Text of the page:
- The decrease in blood glucose (hypoglycemia).
Does alcohol cause inflammation?
Acetaldehyde becomes up to 30 times more toxic to cells than ethanol. In the case of an excessive consumption of alcohol, there may be the presence of this toxic metabolite in the circulation for several hours after the individual has stopped drinking.
In addition, neurons are intoxicated, which makes it difficult to establish an adequate sleep pattern. The individual is sleepy, and the quality of his sleep is terrible, so he is tired. One of the adverse effects of ethanol on the brain is to inactivate the production of a hormone called ADH (antidiuretic hormone). The kidneys filter an average of 180 liters of blood (water) per day. Thanks to the hormone ADH, of these 180 liters filtered, we urinate just 1 or 2 per day.
ADH is one of the primary mechanisms for controlling the amount of body water. When it is inhibited, all the water that passes through the kidneys ends up being eliminated in the urine. Therefore, a few minutes after drinking alcohol, we begin to urinate every so often.
Fatigue, headache, dry mouth, stomach pain, vomiting in a hangover, are the symptoms that make up that picture we call hangover.
- Fatigue is caused by the decrease in blood sugar caused by alcohol, as it induces changes in liver metabolism. Hence the recommendation is to drink juices or carbohydrate-rich foods to pass the hangover as we try to raise the sugar again blood.
- Stomach inflammation is due to irritation by the same alcohol. The higher the alcohol content, the more irritation. This drink directly irritates the gastrointestinal mucous membranes and stimulates the stomach and pancreatic secretions. If we eat foods high in fat before alcohol consumption, the irritation is less, because we absorb the alcohol more slowly.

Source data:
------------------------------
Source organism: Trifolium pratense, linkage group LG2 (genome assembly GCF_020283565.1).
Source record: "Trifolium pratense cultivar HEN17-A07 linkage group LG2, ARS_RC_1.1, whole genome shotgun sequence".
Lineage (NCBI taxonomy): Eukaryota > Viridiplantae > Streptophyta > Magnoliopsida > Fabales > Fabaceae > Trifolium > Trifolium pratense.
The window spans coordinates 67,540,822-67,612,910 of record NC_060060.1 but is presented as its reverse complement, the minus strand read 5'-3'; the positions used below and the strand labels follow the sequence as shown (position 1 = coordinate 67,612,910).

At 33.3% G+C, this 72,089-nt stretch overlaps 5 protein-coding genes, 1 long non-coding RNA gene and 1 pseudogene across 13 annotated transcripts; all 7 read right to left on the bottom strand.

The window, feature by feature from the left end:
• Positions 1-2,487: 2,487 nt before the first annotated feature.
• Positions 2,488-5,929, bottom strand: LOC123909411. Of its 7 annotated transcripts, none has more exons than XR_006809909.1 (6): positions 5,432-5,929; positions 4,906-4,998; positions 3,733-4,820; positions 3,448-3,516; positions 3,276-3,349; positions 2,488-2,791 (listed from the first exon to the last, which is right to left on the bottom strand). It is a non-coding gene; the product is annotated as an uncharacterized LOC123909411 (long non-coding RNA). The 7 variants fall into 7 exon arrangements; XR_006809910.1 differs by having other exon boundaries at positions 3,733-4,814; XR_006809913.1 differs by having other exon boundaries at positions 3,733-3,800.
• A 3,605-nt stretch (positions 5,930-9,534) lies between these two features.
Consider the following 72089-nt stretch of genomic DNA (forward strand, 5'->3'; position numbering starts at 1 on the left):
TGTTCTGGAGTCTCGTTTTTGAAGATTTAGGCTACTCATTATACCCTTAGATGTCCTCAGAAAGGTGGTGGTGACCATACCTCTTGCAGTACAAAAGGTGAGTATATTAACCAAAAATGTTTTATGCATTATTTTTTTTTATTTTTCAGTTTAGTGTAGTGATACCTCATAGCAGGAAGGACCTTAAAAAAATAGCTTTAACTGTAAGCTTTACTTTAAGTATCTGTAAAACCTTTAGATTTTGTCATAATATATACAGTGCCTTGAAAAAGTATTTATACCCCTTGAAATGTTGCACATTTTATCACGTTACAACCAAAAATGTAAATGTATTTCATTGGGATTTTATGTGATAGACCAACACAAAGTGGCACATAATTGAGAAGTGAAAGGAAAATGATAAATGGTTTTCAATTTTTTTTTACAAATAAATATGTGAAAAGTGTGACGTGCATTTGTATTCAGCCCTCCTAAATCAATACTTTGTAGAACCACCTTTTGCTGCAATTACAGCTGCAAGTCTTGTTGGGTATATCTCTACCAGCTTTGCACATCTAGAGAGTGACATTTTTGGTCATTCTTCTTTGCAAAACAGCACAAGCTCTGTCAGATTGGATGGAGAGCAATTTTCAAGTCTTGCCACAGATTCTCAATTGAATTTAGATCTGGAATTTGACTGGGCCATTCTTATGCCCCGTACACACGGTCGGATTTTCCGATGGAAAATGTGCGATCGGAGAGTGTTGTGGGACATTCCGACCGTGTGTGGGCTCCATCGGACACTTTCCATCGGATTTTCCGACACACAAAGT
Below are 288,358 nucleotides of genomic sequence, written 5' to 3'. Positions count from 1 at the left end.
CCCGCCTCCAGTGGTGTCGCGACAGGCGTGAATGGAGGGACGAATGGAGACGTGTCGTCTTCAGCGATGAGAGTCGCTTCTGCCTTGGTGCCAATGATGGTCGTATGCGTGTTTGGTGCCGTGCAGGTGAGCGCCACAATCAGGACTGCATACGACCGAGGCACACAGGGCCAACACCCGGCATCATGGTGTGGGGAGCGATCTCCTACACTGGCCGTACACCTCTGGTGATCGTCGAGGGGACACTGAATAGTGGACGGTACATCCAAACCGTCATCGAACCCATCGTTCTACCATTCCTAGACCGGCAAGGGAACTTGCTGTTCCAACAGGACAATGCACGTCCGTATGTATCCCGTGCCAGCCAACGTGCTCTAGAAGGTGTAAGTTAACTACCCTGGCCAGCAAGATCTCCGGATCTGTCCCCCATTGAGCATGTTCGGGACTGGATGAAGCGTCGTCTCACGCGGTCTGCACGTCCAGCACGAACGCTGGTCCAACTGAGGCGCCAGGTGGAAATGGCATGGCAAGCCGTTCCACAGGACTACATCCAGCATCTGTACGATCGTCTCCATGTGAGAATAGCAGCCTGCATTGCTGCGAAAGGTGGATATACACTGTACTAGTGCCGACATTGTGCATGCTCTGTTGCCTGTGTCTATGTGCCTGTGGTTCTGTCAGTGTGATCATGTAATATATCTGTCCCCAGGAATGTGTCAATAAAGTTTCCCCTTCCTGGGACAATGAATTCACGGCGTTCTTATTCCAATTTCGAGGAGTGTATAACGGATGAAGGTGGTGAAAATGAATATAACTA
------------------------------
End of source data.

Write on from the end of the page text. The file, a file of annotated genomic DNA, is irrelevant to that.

- Alcohol also produces dehydration, hence dry mouth. It is diuretic, causes us to secrete fewer antidiuretic hormones that the kidneys reabsorb less liquid and therefore increase urine production.
And, finally, how to fight the hangover?
The most logical recommendation would be not to drink, but we have other options such as taking vitamin B-12, consuming carbohydrates, and hydrating well, in addition to resting well. The hangover usually does not last more than 24 hours.
The obvious answer is: “don’t drink.” But that is not what you want to know. The risk of a hangover is higher when there is a consumption of at least four glasses of wine or four cans of beer (or the alcohol equivalent of any other beverage) in the 2-hour interval.
- Drinking slowly and after eating foods rich in protein and carbohydrates decreases the rate of alcohol absorption by the intestines. Ideally, eat before you start drinking.
- Drinking a lot of water before, during, and after the party may be the best suggestion. Every time you urinate, drink something nonalcoholic, be it water, juice, or soda (with sugar, preferably).
- Interestingly, darker drinks – such as whiskey, red wine, tequila (which is not so dark), and cognac – generally cause worse hangovers than white wine, beer, or light drinks, such as vodka or gin. However, this does not mean that beer or vodka does not cause a hangover.